On View at the Legion of Honor: The Brothers Le Nain: Painters of 17th-Century France
The Brothers Le Nain exhibit has ended. Please visit the Legion of Honor for updated exhibit information.
The Brothers Le Nain: Painters of 17th-Century France is the first major exhibition in the United States devoted to the Le Nain brothers: Antoine (ca. 1598–1648), Louis (ca. 1600/1605–1648) and Mathieu (ca. 1607–1677). On view now at the Legion of Honor through Jan. 29, 2017, the presentation features more than 40 works to highlight the Le Nains’ full artistic production, and is organized in conjunction with the Kimbell Art Museum in Fort Worth, Texas, and the Musée du Louvre-Lens in France.
About the Le Nain Brothers
Active in Paris during the 1630s and 1640s, the brothers are today best known for their startlingly realistic depictions of the poor. Painters of altarpieces, portraits and allegories, the brothers’ work was rediscovered in the 19th century and influenced many artists including Gustave Courbet and Édouard Manet. The brothers became admired for their deeply sympathetic and affecting portrayals of hard-working men and women, including smiling field laborers, city beggars with deadpan expressions, mothers cradling infants with perfect intimacy, and children that dance and play music with a lack of pretension. Peasants before a House is one of the finest examples of this subject.
About the Exhibition
This comprehensive presentation and its almost 500-page catalogue offer new scholarship concerning the authorship, dating and meaning behind their art. As the works were not individually signed, assigning a specific painting to a specific brother has long been a matter for debate, and visitors will have the rare opportunity to compare these pieces side by side. The exhibition also includes a substantial technical study from painting conservators at the Fine Arts Museums and the Kimbell, detailing the brothers' materials and working methods.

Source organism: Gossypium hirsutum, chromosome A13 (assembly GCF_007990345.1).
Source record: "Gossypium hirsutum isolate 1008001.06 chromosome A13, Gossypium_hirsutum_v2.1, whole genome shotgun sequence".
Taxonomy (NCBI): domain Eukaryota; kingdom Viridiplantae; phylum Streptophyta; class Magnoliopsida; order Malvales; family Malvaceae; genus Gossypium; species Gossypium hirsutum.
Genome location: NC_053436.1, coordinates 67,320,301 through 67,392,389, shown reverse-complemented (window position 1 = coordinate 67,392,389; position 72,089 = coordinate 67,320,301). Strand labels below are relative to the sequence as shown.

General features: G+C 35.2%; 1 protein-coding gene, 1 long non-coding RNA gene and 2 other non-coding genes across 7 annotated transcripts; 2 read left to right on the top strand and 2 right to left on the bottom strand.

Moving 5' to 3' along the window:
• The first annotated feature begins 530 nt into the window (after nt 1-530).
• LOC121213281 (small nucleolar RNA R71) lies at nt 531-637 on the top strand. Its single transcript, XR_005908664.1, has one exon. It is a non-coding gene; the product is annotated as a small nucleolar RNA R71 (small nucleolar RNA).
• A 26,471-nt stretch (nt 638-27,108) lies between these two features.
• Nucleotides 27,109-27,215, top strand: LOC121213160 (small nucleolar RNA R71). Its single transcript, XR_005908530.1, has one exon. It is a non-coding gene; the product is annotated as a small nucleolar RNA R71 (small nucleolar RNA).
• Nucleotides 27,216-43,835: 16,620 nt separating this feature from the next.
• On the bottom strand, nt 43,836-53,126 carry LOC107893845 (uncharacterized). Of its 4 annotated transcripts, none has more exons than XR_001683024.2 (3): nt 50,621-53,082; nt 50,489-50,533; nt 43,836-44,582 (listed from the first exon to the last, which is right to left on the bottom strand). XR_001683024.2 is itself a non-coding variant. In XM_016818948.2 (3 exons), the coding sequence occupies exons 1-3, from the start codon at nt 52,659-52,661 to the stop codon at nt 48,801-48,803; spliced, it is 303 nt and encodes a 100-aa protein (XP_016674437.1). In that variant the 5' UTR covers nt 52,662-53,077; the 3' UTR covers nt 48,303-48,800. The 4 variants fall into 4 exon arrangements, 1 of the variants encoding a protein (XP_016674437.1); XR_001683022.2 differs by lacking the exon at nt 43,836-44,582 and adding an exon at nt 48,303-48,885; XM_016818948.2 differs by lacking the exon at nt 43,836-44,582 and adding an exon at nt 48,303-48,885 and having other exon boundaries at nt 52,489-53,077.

The brothers were also celebrated as portraitists and painters of religious subjects. One of their most important devotional works, Nativity of the Virgin, an altarpiece from Notre-Dame Cathedral, is on display for the first time in the United States. The exhibition also includes loans from the Musée du Louvre, the Victoria and Albert Museum and the Royal Collection of Her Majesty Queen Elizabeth II.
A portrait of le comte de Tréville, one of the inspirations for for Alexandre Dumas’s celebrated novel The Three Musketeers, is also on view for the first time in more than sixty years.
Tickets to this presentation include same-day general admission to the de Young museum in Golden Gate Park. Groups of 10 or more have access to priority booking, discounted tickets, and private tours. Learn more. Visit legionofhonor.org to learn more about the exhibition and purchase tickets.
Photo credit: Le Nain, The Resting Horseman, ca. 1640. Oil on canvas, 21 ½ x 26 ½ in. Victoria and Albert Museum, London, Bequeathed by Constantine Alexander Ionides, CAI.17. Photo © Victoria and Albert Museum, London